For example, one item available to view at the Kelsey was a small piece of pottery with an image of a person on it.  No doubt it is very fragile, and it probably needs to be kept in a very safe, climate-controlled location when it isn't on exhibit.  There was a card next to the object that contained some (all?) of the information the museum had collected about it:  When it was likely made, what it was used for, and the identity of the person in the image.  (St Simeon the Stylite.)  This information also needs to be preserved and made accessible, but it would not need to be kept in the same type of storage as the object.  In fact, it may well be the case that the metadata in this case is kept in digital format, and only printed out on a card for access purposes.  And so one of the key preservation tasks would seem to be maintaining a reliable, bi-directional, long-lived link between the metadata and the object.  If the link breaks, then the task of finding the object (or re-discovering what it is) becomes very, very difficult.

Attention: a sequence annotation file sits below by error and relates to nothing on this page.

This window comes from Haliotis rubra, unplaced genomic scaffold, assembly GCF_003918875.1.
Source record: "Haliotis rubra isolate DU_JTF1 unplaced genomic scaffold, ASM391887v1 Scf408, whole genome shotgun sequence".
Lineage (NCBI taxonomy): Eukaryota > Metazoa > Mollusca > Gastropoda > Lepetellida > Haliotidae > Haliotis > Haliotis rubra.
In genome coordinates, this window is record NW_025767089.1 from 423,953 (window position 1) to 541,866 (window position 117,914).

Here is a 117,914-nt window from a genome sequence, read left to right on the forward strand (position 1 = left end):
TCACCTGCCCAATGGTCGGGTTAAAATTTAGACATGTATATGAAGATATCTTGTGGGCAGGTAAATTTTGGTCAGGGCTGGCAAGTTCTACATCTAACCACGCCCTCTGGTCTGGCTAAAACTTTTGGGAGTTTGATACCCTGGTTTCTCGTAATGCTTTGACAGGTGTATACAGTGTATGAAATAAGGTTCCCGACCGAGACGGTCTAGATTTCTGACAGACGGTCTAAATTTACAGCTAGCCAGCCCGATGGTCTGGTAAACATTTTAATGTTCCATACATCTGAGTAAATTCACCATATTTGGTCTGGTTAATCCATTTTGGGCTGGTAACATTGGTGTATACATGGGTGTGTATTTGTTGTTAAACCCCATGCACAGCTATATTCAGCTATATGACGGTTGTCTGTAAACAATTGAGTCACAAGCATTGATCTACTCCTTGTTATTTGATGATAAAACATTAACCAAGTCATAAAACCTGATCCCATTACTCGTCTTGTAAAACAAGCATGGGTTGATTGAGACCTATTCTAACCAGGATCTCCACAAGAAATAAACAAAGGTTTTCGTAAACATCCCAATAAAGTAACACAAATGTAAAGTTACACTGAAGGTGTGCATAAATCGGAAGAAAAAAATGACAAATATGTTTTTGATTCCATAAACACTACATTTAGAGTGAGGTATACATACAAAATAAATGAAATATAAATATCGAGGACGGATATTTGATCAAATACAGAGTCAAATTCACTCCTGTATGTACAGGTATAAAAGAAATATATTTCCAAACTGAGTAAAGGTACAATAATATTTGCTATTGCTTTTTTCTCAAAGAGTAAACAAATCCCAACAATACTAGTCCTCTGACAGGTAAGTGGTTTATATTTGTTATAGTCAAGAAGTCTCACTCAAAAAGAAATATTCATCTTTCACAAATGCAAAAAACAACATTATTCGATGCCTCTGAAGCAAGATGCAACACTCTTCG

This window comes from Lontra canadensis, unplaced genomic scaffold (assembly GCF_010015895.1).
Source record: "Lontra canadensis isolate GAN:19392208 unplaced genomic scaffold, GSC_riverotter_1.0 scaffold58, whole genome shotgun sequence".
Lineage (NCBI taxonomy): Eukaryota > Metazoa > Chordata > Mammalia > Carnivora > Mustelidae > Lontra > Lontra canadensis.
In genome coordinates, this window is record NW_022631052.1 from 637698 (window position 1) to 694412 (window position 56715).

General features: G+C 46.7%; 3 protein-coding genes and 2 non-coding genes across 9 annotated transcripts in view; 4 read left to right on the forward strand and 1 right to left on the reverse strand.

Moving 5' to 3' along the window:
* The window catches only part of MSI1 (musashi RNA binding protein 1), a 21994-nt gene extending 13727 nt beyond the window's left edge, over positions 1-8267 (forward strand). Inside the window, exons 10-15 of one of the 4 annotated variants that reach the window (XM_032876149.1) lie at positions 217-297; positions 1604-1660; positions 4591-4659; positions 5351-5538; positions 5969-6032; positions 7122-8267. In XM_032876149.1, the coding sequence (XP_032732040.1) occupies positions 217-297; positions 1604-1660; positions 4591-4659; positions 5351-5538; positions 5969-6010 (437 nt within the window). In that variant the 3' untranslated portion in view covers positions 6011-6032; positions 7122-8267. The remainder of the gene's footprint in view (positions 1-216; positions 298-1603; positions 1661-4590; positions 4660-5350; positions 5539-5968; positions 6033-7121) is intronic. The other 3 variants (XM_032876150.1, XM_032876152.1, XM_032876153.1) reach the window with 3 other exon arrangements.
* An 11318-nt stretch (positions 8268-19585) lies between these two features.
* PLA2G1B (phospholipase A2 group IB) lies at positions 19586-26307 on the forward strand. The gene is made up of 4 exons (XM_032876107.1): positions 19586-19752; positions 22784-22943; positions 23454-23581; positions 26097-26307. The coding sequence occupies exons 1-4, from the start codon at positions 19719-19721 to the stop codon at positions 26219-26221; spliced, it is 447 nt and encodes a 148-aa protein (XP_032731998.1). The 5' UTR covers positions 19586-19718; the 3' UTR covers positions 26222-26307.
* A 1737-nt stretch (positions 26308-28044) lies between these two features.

In the digital world of ICPSR, we face some of the same issues (climate controlled storage for objects, purchasing and managing storage space, linking metadata to objects), but my sense is that we have a much easier time of it when it comes to linking metadata to objects. 

For one thing, both our objects and our metadata are built from the same stuff - bits - and so keeping them in the same type of storage is easy and makes sense.  (And it sure is much easier to make copies of bits that centuries old pieces of pottery.)

Also, because our stuff resides in the digital world and tends to be kept in a file, there's the filename that one can use to help identify the object, even in the absence of metadata.  And so if I have a digital object without metadata, I still have the filename (and the content, of course) to help me identify it.